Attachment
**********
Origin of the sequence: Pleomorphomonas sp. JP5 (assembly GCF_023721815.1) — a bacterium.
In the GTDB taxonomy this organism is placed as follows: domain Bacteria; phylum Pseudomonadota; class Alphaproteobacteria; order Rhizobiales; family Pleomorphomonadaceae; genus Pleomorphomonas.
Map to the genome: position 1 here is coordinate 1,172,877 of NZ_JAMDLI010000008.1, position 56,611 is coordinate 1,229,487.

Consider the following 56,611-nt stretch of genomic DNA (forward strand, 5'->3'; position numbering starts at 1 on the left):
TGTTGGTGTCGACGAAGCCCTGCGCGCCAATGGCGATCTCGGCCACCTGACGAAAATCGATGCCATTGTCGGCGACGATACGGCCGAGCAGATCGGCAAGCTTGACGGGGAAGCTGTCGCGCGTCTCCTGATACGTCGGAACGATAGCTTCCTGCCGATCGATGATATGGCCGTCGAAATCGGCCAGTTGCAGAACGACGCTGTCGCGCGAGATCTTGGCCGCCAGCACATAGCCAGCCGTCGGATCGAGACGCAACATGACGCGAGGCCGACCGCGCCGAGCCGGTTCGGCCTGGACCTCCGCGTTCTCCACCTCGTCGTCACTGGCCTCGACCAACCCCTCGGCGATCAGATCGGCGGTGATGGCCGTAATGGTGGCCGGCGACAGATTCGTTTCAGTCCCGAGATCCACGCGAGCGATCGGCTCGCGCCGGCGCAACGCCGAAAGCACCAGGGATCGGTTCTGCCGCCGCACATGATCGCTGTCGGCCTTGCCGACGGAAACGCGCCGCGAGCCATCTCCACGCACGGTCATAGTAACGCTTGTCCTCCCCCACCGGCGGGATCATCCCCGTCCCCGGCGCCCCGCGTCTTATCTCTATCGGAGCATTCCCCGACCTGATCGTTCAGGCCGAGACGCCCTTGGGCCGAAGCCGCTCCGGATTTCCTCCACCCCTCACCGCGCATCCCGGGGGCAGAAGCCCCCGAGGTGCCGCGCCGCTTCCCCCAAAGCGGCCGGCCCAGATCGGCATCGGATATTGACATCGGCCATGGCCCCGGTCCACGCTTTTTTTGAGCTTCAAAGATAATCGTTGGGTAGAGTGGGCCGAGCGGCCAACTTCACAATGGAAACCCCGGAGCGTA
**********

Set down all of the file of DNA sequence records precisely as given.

Origin of the sequence: Pleomorphomonas sp. JP5 (assembly GCF_023721815.1) — a bacterium.
In the GTDB taxonomy this organism is placed as follows: domain Bacteria; phylum Pseudomonadota; class Alphaproteobacteria; order Rhizobiales; family Pleomorphomonadaceae; genus Pleomorphomonas.
Map to the genome: position 1 here is coordinate 1,172,877 of NZ_JAMDLI010000008.1, position 56,611 is coordinate 1,229,487.

Consider the following 56,611-nt stretch of genomic DNA (forward strand, 5'->3'; position numbering starts at 1 on the left):
TGTTGGTGTCGACGAAGCCCTGCGCGCCAATGGCGATCTCGGCCACCTGACGAAAATCGATGCCATTGTCGGCGACGATACGGCCGAGCAGATCGGCAAGCTTGACGGGGAAGCTGTCGCGCGTCTCCTGATACGTCGGAACGATAGCTTCCTGCCGATCGATGATATGGCCGTCGAAATCGGCCAGTTGCAGAACGACGCTGTCGCGCGAGATCTTGGCCGCCAGCACATAGCCAGCCGTCGGATCGAGACGCAACATGACGCGAGGCCGACCGCGCCGAGCCGGTTCGGCCTGGACCTCCGCGTTCTCCACCTCGTCGTCACTGGCCTCGACCAACCCCTCGGCGATCAGATCGGCGGTGATGGCCGTAATGGTGGCCGGCGACAGATTCGTTTCAGTCCCGAGATCCACGCGAGCGATCGGCTCGCGCCGGCGCAACGCCGAAAGCACCAGGGATCGGTTCTGCCGCCGCACATGATCGCTGTCGGCCTTGCCGACGGAAACGCGCCGCGAGCCATCTCCACGCACGGTCATAGTAACGCTTGTCCTCCCCCACCGGCGGGATCATCCCCGTCCCCGGCGCCCCGCGTCTTATCTCTATCGGAGCATTCCCCGACCTGATCGTTCAGGCCGAGACGCCCTTGGGCCGAAGCCGCTCCGGATTTCCTCCACCCCTCACCGCGCATCCCGGGGGCAGAAGCCCCCGAGGTGCCGCGCCGCTTCCCCCAAAGCGGCCGGCCCAGATCGGCATCGGATATTGACATCGGCCATGGCCCCGGTCCACGCTTTTTTTGAGCTTCAAAGATAATCGTTGGGTAGAGTGGGCCGAGCGGCCAACTTCACAATGGAAACCCCGGAGCGTA